NASA’s Mars 2020 Mission Performs First Supersonic Parachute Test

NASA's Mars 2020 Mission
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The Mars rover mission set to launch in 2020 will seek signs of ancient Martian life by investigating evidence in place and by catching drilled samples of Martian rocks for potential future return to Earth, according to NASA, Xinhua news agency reported.

Landing on Mars is difficult and not always successful. Well-designed advance testing helps. An ambitious NASA Mars rover mission set to launch in 2020 will rely on a special parachute to slow the spacecraft down as it enters the Martian atmosphere at over 12,000 mph (5.4 kilometers per second). Preparations for this mission have provided, for the first time, dramatic video of the parachute opening at supersonic speed.

The Mars 2020 mission will seek signs of ancient Martian life by investigating evidence in place and by caching drilled samples of Martian rocks for potential future return to Earth. The mission’s parachute-testing series, the Advanced Supersonic Parachute Inflation Research Experiment, or ASPIRE, began with a rocket launch and upper-atmosphere flight last month from the NASA Goddard Space Flight Center’s Wallops Flight Facility in Wallops Island, Virginia.

“It is quite a ride,” said Ian Clark, the test’s technical lead from NASA’s Jet Propulsion Laboratory in Pasadena, California. “The imagery of our first parachute inflation is almost as breathtaking to behold as it is scientifically significant. For the first time, we get to see what it would look like to be in a spacecraft hurtling towards the Red Planet, unfurling its parachute.”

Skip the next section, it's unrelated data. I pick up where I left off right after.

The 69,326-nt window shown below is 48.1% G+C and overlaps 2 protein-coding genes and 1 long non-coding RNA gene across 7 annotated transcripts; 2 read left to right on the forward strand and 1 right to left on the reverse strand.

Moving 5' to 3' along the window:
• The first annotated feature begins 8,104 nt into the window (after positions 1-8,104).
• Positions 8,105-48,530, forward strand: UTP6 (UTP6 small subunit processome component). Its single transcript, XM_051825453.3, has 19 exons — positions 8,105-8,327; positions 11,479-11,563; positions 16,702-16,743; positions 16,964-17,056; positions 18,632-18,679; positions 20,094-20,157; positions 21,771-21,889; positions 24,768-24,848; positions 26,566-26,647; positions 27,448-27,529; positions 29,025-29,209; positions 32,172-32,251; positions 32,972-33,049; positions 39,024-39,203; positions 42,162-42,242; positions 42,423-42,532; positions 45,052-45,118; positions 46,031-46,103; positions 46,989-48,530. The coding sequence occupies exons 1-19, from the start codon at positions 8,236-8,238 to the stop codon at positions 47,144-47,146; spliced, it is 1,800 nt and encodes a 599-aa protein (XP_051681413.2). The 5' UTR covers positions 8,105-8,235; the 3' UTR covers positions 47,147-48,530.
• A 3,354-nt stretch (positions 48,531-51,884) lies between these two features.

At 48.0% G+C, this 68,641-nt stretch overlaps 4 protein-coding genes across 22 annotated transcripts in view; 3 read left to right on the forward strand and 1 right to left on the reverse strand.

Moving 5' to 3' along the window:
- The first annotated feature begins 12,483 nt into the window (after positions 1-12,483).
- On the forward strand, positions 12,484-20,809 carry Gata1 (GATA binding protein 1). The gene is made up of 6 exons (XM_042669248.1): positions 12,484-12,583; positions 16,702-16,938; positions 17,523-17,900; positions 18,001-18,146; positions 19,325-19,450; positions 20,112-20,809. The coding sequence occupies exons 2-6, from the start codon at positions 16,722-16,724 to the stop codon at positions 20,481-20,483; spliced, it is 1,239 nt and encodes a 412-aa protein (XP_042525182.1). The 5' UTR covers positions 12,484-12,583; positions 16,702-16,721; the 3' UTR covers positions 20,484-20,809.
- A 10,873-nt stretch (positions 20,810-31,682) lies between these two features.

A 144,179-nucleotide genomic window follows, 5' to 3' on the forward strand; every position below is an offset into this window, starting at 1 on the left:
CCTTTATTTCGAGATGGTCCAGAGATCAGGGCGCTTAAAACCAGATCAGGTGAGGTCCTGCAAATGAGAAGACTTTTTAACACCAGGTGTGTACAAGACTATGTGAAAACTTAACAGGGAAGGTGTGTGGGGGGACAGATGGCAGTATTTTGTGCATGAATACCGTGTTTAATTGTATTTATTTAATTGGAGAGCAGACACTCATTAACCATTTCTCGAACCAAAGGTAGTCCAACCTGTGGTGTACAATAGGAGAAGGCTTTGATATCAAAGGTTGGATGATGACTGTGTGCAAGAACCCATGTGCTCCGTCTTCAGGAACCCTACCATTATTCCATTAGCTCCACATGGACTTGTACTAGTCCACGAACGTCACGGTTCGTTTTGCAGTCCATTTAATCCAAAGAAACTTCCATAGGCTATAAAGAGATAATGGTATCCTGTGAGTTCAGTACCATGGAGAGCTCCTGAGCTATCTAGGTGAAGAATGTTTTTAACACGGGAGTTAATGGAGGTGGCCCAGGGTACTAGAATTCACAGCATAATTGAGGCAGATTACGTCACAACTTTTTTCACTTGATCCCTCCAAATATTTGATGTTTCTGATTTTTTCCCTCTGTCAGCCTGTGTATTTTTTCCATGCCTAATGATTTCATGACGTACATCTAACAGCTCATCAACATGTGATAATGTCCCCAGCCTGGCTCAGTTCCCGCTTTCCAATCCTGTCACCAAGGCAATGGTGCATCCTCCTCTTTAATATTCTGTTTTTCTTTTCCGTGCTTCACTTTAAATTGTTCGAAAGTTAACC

NASA has completed the first test of its Mars 2020 mission’s parachute-testing series, the Advanced Supersonic Parachute Inflation Research Experiment (ASPIRE), the US space agency announced.

The Mars rover mission set to launch in 2020 will seek signs of ancient Martian life by investigating evidence in place and by catching drilled samples of Martian rocks for potential future return to Earth, according to NASA, Xinhua news agency reported.

The rocket carried the payload as high as about 51 km. Forty-two seconds later, at an altitude of 42 km and a velocity of 1.8 times the speed of sound, the test conditions were met and the Mars parachute successfully deployed. Thirty-five minutes after launch, ASPIRE splashed down in the Atlantic Ocean about 54 km southeast of Wallops Island.

“Everything went according to plan or better than planned,” said Clark. “We not only proved that we could get our payload to the correct altitude and velocity conditions to best mimic a parachute deployment in the Martian atmosphere, but as an added bonus, we got to see our parachute in action as well.”

Future tests will evaluate the performance of a strengthened parachute that could also be used in future Mars missions. The next ASPIRE test is planned for February 2018.

The first ASPIRE flight tested a parachute that was nearly identical to the one used to successfully land NASA’s Mars Science Laboratory on the Martian surface in 2012. Subsequent tests will evaluate a strengthened parachute that may also be used on future Mars missions. The second ASPIRE test is scheduled to occur between February 12–20, 2018.
Read more at http://www.spaceflightinsider.com/organizations/nasa/nasa-performs-first-test-mars-2020-rover-supersonic-parachute/#pJYdk3BXlUwACXbD.99

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